David Wineberg
Jul 7, 2017 · 2 min read

(A Wilder Time, William Glassley, Feb 2018)

A Wilder Time is a lyrical yet scientific appreciation of Greenland and what it has to say about Earth. William Glassley takes us along on a summer expedition to discover what Greenland actually is in paleo terms. His team of three finds that Greenland was there at the clash of continents, near the very beginning. They find rock 3.4 billion years old, right out in the landscape. They find a wall of giant orthopyroxene crystals that exist nowhere else in this size, stacked like a stockpile of bricks. Theory says they were forged in magma chambers 20 miles down, 2.8 billion years ago, but until now, we’ve never seen whole ones. In Greenland, they’re on permanent exhibition. They also find peace, tranquility, vast vistas, silence and an appreciation of the tiny things we’re far too busy to even know about. The less you have to think about, the more bandwidth you have for what’s in front of you. It is a delightful recounting of a wonderful adventure.

For a geologist, Glassley writes like a poet: “Suddenly, I understood Earth to be a manuscript, written in an extraordinary calligraphy, embellished with an artistry I could barely discern.” He gives all kinds of dimensions to what could have been a very dry book. Glassley himself is a unique specimen. A southern California surfer dude who by his own admission was punished and expelled from school numerous times, he managed to focus on geology and bring a nuanced appreciation of nature to everything he does. At one point he lies flat on the tundra to better locate a ptarmigan perfectly camouflaged in the lichen, and discovers the multiple fragrances of arctic flowers you cannot perceive at six feet. I think mensch is the technical term for this man.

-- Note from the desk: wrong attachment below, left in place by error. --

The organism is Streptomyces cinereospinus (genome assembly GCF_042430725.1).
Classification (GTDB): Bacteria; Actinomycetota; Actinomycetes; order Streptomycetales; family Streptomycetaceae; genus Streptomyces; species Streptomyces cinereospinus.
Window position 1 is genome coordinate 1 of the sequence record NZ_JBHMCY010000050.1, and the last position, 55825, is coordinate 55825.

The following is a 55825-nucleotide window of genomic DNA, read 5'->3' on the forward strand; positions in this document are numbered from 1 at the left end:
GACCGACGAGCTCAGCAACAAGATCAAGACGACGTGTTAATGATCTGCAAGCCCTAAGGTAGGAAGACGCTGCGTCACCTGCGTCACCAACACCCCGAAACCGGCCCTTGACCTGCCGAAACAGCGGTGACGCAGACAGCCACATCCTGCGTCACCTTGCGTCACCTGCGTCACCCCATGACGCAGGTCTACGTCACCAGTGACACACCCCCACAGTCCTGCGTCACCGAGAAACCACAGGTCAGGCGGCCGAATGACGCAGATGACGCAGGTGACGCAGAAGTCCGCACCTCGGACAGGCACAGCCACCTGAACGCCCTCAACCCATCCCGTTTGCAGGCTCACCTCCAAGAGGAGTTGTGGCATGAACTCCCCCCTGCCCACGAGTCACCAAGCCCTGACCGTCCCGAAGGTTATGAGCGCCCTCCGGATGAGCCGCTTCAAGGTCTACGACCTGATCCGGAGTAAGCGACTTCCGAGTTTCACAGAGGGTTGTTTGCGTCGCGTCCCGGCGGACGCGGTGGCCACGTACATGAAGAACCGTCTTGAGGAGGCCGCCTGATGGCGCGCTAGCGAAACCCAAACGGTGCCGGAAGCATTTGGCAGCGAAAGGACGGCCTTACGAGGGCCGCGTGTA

Greenland itself is a vast treasure. It is an island that would stretch from British Columbia to Mexico and from San Francisco to Denver. Its ice sheet is still 12,000 feet thick. It still contains 600,000 cubic miles of frozen water — 10% of the water in the oceans. As it recedes, more land is exposed — and more treasures.

Glassley’s attachment to Greenland reminds me of the stories of white Americans kidnapped by Indians in the 1800s. Many who were let go, both men and women, were miserable and had to literally escape civilization to try to make it back to the tribe. There are no cases of freed Indians longing to escape the tribe and return to town life. For Glassley, Greenland is life.

David Wineberg

The Straight Dope

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David Wineberg

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Author, The Straight Dope, or What I learned from my first thousand nonfiction reviews. 16 Essays.

The Straight Dope

Reviews of books, films, music

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